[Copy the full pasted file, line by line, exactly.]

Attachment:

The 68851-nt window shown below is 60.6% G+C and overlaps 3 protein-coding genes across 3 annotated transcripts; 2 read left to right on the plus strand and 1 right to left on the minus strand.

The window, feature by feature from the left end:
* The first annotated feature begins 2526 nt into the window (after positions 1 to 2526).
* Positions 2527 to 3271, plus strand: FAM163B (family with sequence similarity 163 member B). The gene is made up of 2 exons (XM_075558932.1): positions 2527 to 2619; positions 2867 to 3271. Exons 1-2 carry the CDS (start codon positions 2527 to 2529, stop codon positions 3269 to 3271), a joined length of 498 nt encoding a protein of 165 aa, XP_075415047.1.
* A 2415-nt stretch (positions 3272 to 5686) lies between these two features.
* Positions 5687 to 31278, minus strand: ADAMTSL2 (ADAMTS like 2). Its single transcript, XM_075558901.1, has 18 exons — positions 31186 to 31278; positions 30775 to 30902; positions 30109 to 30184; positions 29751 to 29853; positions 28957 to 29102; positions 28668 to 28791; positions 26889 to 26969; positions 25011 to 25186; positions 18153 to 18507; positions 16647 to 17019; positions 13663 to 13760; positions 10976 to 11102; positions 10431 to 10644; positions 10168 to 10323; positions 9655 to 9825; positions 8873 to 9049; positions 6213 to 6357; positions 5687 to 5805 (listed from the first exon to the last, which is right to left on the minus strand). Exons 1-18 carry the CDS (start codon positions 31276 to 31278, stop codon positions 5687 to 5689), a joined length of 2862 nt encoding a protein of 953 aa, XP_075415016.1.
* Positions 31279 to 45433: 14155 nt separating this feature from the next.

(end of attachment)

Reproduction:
The 68851-nt window shown below is 60.6% G+C and overlaps 3 protein-coding genes across 3 annotated transcripts; 2 read left to right on the plus strand and 1 right to left on the minus strand.

The window, feature by feature from the left end:
* The first annotated feature begins 2526 nt into the window (after positions 1 to 2526).
* Positions 2527 to 3271, plus strand: FAM163B (family with sequence similarity 163 member B). The gene is made up of 2 exons (XM_075558932.1): positions 2527 to 2619; positions 2867 to 3271. Exons 1-2 carry the CDS (start codon positions 2527 to 2529, stop codon positions 3269 to 3271), a joined length of 498 nt encoding a protein of 165 aa, XP_075415047.1.
* A 2415-nt stretch (positions 3272 to 5686) lies between these two features.
* Positions 5687 to 31278, minus strand: ADAMTSL2 (ADAMTS like 2). Its single transcript, XM_075558901.1, has 18 exons — positions 31186 to 31278; positions 30775 to 30902; positions 30109 to 30184; positions 29751 to 29853; positions 28957 to 29102; positions 28668 to 28791; positions 26889 to 26969; positions 25011 to 25186; positions 18153 to 18507; positions 16647 to 17019; positions 13663 to 13760; positions 10976 to 11102; positions 10431 to 10644; positions 10168 to 10323; positions 9655 to 9825; positions 8873 to 9049; positions 6213 to 6357; positions 5687 to 5805 (listed from the first exon to the last, which is right to left on the minus strand). Exons 1-18 carry the CDS (start codon positions 31276 to 31278, stop codon positions 5687 to 5689), a joined length of 2862 nt encoding a protein of 953 aa, XP_075415016.1.
* Positions 31279 to 45433: 14155 nt separating this feature from the next.